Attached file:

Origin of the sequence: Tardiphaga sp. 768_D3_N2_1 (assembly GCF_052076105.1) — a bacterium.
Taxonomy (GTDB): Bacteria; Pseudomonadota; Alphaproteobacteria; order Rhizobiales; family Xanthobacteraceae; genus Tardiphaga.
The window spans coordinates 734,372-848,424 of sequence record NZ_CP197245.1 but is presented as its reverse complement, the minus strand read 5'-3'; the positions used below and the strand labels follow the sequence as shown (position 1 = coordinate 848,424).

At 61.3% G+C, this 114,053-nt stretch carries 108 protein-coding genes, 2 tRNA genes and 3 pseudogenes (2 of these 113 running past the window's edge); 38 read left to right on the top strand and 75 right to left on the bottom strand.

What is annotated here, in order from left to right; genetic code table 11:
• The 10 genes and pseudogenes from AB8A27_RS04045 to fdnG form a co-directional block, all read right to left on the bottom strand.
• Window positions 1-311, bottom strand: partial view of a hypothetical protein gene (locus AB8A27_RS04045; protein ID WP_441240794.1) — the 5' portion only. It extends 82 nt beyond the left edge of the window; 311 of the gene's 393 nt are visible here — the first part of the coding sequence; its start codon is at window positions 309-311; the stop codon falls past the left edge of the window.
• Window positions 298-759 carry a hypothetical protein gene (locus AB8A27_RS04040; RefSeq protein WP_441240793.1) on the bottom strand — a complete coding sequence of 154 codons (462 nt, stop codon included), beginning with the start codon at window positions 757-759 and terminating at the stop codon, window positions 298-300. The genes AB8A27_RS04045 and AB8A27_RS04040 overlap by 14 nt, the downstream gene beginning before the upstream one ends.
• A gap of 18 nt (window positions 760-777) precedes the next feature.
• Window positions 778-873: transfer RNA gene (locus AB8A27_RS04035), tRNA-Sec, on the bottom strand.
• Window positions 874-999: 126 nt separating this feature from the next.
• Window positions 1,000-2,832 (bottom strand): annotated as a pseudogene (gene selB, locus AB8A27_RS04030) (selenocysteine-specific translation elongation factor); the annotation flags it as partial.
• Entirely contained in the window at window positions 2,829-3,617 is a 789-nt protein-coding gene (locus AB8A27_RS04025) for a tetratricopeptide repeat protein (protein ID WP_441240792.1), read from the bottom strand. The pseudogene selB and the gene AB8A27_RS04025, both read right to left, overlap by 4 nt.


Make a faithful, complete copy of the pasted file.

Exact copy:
Origin of the sequence: Tardiphaga sp. 768_D3_N2_1 (assembly GCF_052076105.1) — a bacterium.
Taxonomy (GTDB): Bacteria; Pseudomonadota; Alphaproteobacteria; order Rhizobiales; family Xanthobacteraceae; genus Tardiphaga.
The window spans coordinates 734,372-848,424 of sequence record NZ_CP197245.1 but is presented as its reverse complement, the minus strand read 5'-3'; the positions used below and the strand labels follow the sequence as shown (position 1 = coordinate 848,424).

At 61.3% G+C, this 114,053-nt stretch carries 108 protein-coding genes, 2 tRNA genes and 3 pseudogenes (2 of these 113 running past the window's edge); 38 read left to right on the top strand and 75 right to left on the bottom strand.

What is annotated here, in order from left to right; genetic code table 11:
• The 10 genes and pseudogenes from AB8A27_RS04045 to fdnG form a co-directional block, all read right to left on the bottom strand.
• Window positions 1-311, bottom strand: partial view of a hypothetical protein gene (locus AB8A27_RS04045; protein ID WP_441240794.1) — the 5' portion only. It extends 82 nt beyond the left edge of the window; 311 of the gene's 393 nt are visible here — the first part of the coding sequence; its start codon is at window positions 309-311; the stop codon falls past the left edge of the window.
• Window positions 298-759 carry a hypothetical protein gene (locus AB8A27_RS04040; RefSeq protein WP_441240793.1) on the bottom strand — a complete coding sequence of 154 codons (462 nt, stop codon included), beginning with the start codon at window positions 757-759 and terminating at the stop codon, window positions 298-300. The genes AB8A27_RS04045 and AB8A27_RS04040 overlap by 14 nt, the downstream gene beginning before the upstream one ends.
• A gap of 18 nt (window positions 760-777) precedes the next feature.
• Window positions 778-873: transfer RNA gene (locus AB8A27_RS04035), tRNA-Sec, on the bottom strand.
• Window positions 874-999: 126 nt separating this feature from the next.
• Window positions 1,000-2,832 (bottom strand): annotated as a pseudogene (gene selB, locus AB8A27_RS04030) (selenocysteine-specific translation elongation factor); the annotation flags it as partial.
• Entirely contained in the window at window positions 2,829-3,617 is a 789-nt protein-coding gene (locus AB8A27_RS04025) for a tetratricopeptide repeat protein (protein ID WP_441240792.1), read from the bottom strand. The pseudogene selB and the gene AB8A27_RS04025, both read right to left, overlap by 4 nt.